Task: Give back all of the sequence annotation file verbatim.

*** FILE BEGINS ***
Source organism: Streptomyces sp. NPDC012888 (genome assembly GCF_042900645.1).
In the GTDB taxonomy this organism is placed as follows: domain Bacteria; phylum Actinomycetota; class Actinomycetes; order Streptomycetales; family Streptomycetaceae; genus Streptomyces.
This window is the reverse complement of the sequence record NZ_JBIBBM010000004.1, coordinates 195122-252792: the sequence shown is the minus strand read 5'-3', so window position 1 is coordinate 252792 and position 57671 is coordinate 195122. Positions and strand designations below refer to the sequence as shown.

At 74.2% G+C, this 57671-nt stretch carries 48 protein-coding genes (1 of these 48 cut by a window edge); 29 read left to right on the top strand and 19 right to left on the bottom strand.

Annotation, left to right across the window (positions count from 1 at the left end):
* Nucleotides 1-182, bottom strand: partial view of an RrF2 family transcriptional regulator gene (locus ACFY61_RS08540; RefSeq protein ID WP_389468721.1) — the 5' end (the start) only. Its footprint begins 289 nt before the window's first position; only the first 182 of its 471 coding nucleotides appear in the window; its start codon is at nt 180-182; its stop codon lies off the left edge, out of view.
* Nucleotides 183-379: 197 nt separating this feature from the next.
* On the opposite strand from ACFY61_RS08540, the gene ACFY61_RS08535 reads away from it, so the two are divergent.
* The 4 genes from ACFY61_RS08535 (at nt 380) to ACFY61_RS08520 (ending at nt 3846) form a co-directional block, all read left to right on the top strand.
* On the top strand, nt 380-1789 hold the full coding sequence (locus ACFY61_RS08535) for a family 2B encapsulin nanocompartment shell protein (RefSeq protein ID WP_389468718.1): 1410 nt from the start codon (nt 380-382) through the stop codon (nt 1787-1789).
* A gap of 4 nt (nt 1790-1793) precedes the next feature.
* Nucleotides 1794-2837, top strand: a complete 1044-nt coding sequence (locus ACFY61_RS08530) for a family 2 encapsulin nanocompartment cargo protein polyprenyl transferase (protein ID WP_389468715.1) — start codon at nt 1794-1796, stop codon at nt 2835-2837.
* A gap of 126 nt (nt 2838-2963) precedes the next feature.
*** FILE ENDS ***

Source organism: Streptomyces sp. NPDC012888 (genome assembly GCF_042900645.1).
In the GTDB taxonomy this organism is placed as follows: domain Bacteria; phylum Actinomycetota; class Actinomycetes; order Streptomycetales; family Streptomycetaceae; genus Streptomyces.
This window is the reverse complement of the sequence record NZ_JBIBBM010000004.1, coordinates 195122-252792: the sequence shown is the minus strand read 5'-3', so window position 1 is coordinate 252792 and position 57671 is coordinate 195122. Positions and strand designations below refer to the sequence as shown.

At 74.2% G+C, this 57671-nt stretch carries 48 protein-coding genes (1 of these 48 cut by a window edge); 29 read left to right on the top strand and 19 right to left on the bottom strand.

Annotation, left to right across the window (positions count from 1 at the left end):
* Nucleotides 1-182, bottom strand: partial view of an RrF2 family transcriptional regulator gene (locus ACFY61_RS08540; RefSeq protein ID WP_389468721.1) — the 5' end (the start) only. Its footprint begins 289 nt before the window's first position; only the first 182 of its 471 coding nucleotides appear in the window; its start codon is at nt 180-182; its stop codon lies off the left edge, out of view.
* Nucleotides 183-379: 197 nt separating this feature from the next.
* On the opposite strand from ACFY61_RS08540, the gene ACFY61_RS08535 reads away from it, so the two are divergent.
* The 4 genes from ACFY61_RS08535 (at nt 380) to ACFY61_RS08520 (ending at nt 3846) form a co-directional block, all read left to right on the top strand.
* On the top strand, nt 380-1789 hold the full coding sequence (locus ACFY61_RS08535) for a family 2B encapsulin nanocompartment shell protein (RefSeq protein ID WP_389468718.1): 1410 nt from the start codon (nt 380-382) through the stop codon (nt 1787-1789).
* A gap of 4 nt (nt 1790-1793) precedes the next feature.
* Nucleotides 1794-2837, top strand: a complete 1044-nt coding sequence (locus ACFY61_RS08530) for a family 2 encapsulin nanocompartment cargo protein polyprenyl transferase (protein ID WP_389468715.1) — start codon at nt 1794-1796, stop codon at nt 2835-2837.
* A gap of 126 nt (nt 2838-2963) precedes the next feature.